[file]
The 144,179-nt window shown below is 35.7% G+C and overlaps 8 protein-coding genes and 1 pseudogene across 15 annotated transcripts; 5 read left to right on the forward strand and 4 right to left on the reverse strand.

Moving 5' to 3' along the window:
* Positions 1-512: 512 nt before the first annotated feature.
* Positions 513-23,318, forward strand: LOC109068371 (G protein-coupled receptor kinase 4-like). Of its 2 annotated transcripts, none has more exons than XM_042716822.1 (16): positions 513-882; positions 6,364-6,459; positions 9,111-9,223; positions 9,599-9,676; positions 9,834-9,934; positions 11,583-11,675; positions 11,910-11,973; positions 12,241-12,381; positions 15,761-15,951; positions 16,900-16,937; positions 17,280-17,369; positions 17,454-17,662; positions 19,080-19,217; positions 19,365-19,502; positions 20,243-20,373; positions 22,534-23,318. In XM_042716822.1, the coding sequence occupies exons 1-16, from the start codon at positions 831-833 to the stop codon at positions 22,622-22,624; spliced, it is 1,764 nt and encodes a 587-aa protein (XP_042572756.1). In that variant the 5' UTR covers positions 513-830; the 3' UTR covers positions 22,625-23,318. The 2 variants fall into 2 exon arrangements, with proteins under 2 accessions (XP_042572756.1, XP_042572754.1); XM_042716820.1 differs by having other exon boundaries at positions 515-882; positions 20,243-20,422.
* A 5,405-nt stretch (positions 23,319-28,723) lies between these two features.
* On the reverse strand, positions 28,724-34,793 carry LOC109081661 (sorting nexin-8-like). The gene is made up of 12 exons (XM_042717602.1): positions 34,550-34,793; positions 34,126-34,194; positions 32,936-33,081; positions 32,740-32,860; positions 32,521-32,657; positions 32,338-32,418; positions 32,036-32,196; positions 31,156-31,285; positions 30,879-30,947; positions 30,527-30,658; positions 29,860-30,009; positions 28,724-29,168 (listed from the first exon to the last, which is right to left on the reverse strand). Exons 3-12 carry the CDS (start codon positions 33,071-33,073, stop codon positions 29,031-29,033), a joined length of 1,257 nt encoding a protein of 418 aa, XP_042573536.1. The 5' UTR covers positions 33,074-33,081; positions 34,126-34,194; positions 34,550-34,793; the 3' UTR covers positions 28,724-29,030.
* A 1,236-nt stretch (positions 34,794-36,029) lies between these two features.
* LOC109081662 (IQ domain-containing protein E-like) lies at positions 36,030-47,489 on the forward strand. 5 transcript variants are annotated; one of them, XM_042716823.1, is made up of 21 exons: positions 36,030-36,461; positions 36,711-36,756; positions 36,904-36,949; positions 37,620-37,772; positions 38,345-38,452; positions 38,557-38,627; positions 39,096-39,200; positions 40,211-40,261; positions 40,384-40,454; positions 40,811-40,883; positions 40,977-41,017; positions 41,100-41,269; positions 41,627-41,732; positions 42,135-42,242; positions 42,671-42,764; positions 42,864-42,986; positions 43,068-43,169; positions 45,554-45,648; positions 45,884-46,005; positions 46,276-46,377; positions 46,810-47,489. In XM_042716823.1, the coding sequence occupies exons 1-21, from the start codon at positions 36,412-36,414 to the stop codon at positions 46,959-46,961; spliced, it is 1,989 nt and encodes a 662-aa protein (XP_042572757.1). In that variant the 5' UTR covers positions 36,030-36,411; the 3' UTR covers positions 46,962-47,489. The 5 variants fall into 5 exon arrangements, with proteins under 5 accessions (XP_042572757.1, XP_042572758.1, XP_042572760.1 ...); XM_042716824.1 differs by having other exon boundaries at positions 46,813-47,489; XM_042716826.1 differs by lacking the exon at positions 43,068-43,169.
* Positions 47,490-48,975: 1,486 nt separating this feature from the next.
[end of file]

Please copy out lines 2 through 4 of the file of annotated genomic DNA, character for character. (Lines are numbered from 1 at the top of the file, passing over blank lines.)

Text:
Moving 5' to 3' along the window:
* Positions 1-512: 512 nt before the first annotated feature.
* Positions 513-23,318, forward strand: LOC109068371 (G protein-coupled receptor kinase 4-like). Of its 2 annotated transcripts, none has more exons than XM_042716822.1 (16): positions 513-882; positions 6,364-6,459; positions 9,111-9,223; positions 9,599-9,676; positions 9,834-9,934; positions 11,583-11,675; positions 11,910-11,973; positions 12,241-12,381; positions 15,761-15,951; positions 16,900-16,937; positions 17,280-17,369; positions 17,454-17,662; positions 19,080-19,217; positions 19,365-19,502; positions 20,243-20,373; positions 22,534-23,318. In XM_042716822.1, the coding sequence occupies exons 1-16, from the start codon at positions 831-833 to the stop codon at positions 22,622-22,624; spliced, it is 1,764 nt and encodes a 587-aa protein (XP_042572756.1). In that variant the 5' UTR covers positions 513-830; the 3' UTR covers positions 22,625-23,318. The 2 variants fall into 2 exon arrangements, with proteins under 2 accessions (XP_042572756.1, XP_042572754.1); XM_042716820.1 differs by having other exon boundaries at positions 515-882; positions 20,243-20,422.